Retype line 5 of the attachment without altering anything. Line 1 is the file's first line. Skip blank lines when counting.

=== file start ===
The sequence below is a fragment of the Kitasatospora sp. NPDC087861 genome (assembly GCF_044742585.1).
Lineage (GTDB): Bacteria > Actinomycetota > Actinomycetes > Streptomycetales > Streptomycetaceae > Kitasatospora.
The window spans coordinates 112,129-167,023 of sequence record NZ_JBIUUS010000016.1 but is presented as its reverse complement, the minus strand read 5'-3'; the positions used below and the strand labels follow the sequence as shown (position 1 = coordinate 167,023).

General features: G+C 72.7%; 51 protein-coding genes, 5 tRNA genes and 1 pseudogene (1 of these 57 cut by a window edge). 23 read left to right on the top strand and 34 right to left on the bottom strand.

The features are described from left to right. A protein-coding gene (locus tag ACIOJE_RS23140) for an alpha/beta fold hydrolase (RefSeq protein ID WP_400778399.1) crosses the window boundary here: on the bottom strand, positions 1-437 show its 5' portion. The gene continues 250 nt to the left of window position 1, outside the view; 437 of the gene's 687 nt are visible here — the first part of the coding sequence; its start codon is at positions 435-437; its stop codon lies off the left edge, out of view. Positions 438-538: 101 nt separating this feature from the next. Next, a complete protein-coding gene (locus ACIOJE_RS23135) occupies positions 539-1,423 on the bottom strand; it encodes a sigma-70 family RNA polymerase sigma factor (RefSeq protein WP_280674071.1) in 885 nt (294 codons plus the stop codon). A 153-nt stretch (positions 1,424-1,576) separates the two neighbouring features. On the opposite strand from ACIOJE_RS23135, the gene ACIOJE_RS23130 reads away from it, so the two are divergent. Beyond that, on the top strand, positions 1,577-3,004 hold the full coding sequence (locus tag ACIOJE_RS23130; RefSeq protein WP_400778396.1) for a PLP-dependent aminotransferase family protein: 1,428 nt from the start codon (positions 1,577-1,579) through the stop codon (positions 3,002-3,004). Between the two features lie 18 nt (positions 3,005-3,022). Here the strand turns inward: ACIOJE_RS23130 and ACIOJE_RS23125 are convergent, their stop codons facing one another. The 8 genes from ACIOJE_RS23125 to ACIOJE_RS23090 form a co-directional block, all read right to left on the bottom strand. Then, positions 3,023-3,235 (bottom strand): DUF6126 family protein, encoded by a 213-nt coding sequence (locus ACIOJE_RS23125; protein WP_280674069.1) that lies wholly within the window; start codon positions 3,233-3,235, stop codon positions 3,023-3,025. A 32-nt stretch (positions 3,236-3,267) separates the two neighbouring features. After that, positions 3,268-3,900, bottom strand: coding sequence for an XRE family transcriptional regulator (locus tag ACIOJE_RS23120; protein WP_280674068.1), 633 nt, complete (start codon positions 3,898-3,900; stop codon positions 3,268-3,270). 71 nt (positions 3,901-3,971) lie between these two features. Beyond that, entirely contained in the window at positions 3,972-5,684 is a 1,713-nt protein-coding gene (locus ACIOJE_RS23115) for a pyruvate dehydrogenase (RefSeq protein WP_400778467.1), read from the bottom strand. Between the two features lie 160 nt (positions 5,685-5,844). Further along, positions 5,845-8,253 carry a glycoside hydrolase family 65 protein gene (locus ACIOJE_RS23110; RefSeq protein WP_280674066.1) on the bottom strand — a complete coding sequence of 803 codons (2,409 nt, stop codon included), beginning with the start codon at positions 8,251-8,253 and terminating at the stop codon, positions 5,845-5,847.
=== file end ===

The features are described from left to right. A protein-coding gene (locus tag ACIOJE_RS23140) for an alpha/beta fold hydrolase (RefSeq protein ID WP_400778399.1) crosses the window boundary here: on the bottom strand, positions 1-437 show its 5' portion. The gene continues 250 nt to the left of window position 1, outside the view; 437 of the gene's 687 nt are visible here — the first part of the coding sequence; its start codon is at positions 435-437; its stop codon lies off the left edge, out of view. Positions 438-538: 101 nt separating this feature from the next. Next, a complete protein-coding gene (locus ACIOJE_RS23135) occupies positions 539-1,423 on the bottom strand; it encodes a sigma-70 family RNA polymerase sigma factor (RefSeq protein WP_280674071.1) in 885 nt (294 codons plus the stop codon). A 153-nt stretch (positions 1,424-1,576) separates the two neighbouring features. On the opposite strand from ACIOJE_RS23135, the gene ACIOJE_RS23130 reads away from it, so the two are divergent. Beyond that, on the top strand, positions 1,577-3,004 hold the full coding sequence (locus tag ACIOJE_RS23130; RefSeq protein WP_400778396.1) for a PLP-dependent aminotransferase family protein: 1,428 nt from the start codon (positions 1,577-1,579) through the stop codon (positions 3,002-3,004). Between the two features lie 18 nt (positions 3,005-3,022). Here the strand turns inward: ACIOJE_RS23130 and ACIOJE_RS23125 are convergent, their stop codons facing one another. The 8 genes from ACIOJE_RS23125 to ACIOJE_RS23090 form a co-directional block, all read right to left on the bottom strand. Then, positions 3,023-3,235 (bottom strand): DUF6126 family protein, encoded by a 213-nt coding sequence (locus ACIOJE_RS23125; protein WP_280674069.1) that lies wholly within the window; start codon positions 3,233-3,235, stop codon positions 3,023-3,025. A 32-nt stretch (positions 3,236-3,267) separates the two neighbouring features. After that, positions 3,268-3,900, bottom strand: coding sequence for an XRE family transcriptional regulator (locus tag ACIOJE_RS23120; protein WP_280674068.1), 633 nt, complete (start codon positions 3,898-3,900; stop codon positions 3,268-3,270). 71 nt (positions 3,901-3,971) lie between these two features. Beyond that, entirely contained in the window at positions 3,972-5,684 is a 1,713-nt protein-coding gene (locus ACIOJE_RS23115) for a pyruvate dehydrogenase (RefSeq protein WP_400778467.1), read from the bottom strand. Between the two features lie 160 nt (positions 5,685-5,844). Further along, positions 5,845-8,253 carry a glycoside hydrolase family 65 protein gene (locus ACIOJE_RS23110; RefSeq protein WP_280674066.1) on the bottom strand — a complete coding sequence of 803 codons (2,409 nt, stop codon included), beginning with the start codon at positions 8,251-8,253 and terminating at the stop codon, positions 5,845-5,847.